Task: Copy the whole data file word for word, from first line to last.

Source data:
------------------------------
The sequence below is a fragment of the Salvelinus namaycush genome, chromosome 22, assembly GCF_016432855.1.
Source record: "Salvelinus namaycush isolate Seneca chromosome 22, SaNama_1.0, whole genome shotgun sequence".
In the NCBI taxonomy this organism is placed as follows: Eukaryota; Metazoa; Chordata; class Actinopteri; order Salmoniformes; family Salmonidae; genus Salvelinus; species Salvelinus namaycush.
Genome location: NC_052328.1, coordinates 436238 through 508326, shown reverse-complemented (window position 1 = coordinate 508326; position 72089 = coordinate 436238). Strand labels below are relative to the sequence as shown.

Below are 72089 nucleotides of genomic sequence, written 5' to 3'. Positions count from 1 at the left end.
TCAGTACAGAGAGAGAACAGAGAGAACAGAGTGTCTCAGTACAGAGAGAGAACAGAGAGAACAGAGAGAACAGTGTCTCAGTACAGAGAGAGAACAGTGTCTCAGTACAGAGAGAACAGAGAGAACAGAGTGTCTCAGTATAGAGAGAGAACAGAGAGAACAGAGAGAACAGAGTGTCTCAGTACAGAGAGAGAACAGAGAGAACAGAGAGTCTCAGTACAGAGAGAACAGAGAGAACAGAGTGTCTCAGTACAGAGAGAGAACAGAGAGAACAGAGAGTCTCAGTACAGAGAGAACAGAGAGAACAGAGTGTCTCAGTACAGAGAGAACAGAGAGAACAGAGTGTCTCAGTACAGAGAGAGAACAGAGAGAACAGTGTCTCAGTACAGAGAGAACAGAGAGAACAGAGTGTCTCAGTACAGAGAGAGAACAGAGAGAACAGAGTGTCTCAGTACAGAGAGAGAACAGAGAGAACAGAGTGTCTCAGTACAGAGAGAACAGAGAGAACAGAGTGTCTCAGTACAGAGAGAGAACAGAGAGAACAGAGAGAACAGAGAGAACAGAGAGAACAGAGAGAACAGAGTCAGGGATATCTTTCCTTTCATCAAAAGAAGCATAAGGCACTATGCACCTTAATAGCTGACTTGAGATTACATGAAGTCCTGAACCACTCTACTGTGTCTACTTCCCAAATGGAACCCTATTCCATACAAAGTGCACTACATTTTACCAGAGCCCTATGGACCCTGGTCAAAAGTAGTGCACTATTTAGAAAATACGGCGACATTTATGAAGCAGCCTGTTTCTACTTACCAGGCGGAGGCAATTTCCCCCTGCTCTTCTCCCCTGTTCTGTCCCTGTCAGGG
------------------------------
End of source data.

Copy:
The sequence below is a fragment of the Salvelinus namaycush genome, chromosome 22, assembly GCF_016432855.1.
Source record: "Salvelinus namaycush isolate Seneca chromosome 22, SaNama_1.0, whole genome shotgun sequence".
In the NCBI taxonomy this organism is placed as follows: Eukaryota; Metazoa; Chordata; class Actinopteri; order Salmoniformes; family Salmonidae; genus Salvelinus; species Salvelinus namaycush.
Genome location: NC_052328.1, coordinates 436238 through 508326, shown reverse-complemented (window position 1 = coordinate 508326; position 72089 = coordinate 436238). Strand labels below are relative to the sequence as shown.

Below are 72089 nucleotides of genomic sequence, written 5' to 3'. Positions count from 1 at the left end.
TCAGTACAGAGAGAGAACAGAGAGAACAGAGTGTCTCAGTACAGAGAGAGAACAGAGAGAACAGAGAGAACAGTGTCTCAGTACAGAGAGAGAACAGTGTCTCAGTACAGAGAGAACAGAGAGAACAGAGTGTCTCAGTATAGAGAGAGAACAGAGAGAACAGAGAGAACAGAGTGTCTCAGTACAGAGAGAGAACAGAGAGAACAGAGAGTCTCAGTACAGAGAGAACAGAGAGAACAGAGTGTCTCAGTACAGAGAGAGAACAGAGAGAACAGAGAGTCTCAGTACAGAGAGAACAGAGAGAACAGAGTGTCTCAGTACAGAGAGAACAGAGAGAACAGAGTGTCTCAGTACAGAGAGAGAACAGAGAGAACAGTGTCTCAGTACAGAGAGAACAGAGAGAACAGAGTGTCTCAGTACAGAGAGAGAACAGAGAGAACAGAGTGTCTCAGTACAGAGAGAGAACAGAGAGAACAGAGTGTCTCAGTACAGAGAGAACAGAGAGAACAGAGTGTCTCAGTACAGAGAGAGAACAGAGAGAACAGAGAGAACAGAGAGAACAGAGAGAACAGAGAGAACAGAGTCAGGGATATCTTTCCTTTCATCAAAAGAAGCATAAGGCACTATGCACCTTAATAGCTGACTTGAGATTACATGAAGTCCTGAACCACTCTACTGTGTCTACTTCCCAAATGGAACCCTATTCCATACAAAGTGCACTACATTTTACCAGAGCCCTATGGACCCTGGTCAAAAGTAGTGCACTATTTAGAAAATACGGCGACATTTATGAAGCAGCCTGTTTCTACTTACCAGGCGGAGGCAATTTCCCCCTGCTCTTCTCCCCTGTTCTGTCCCTGTCAGGG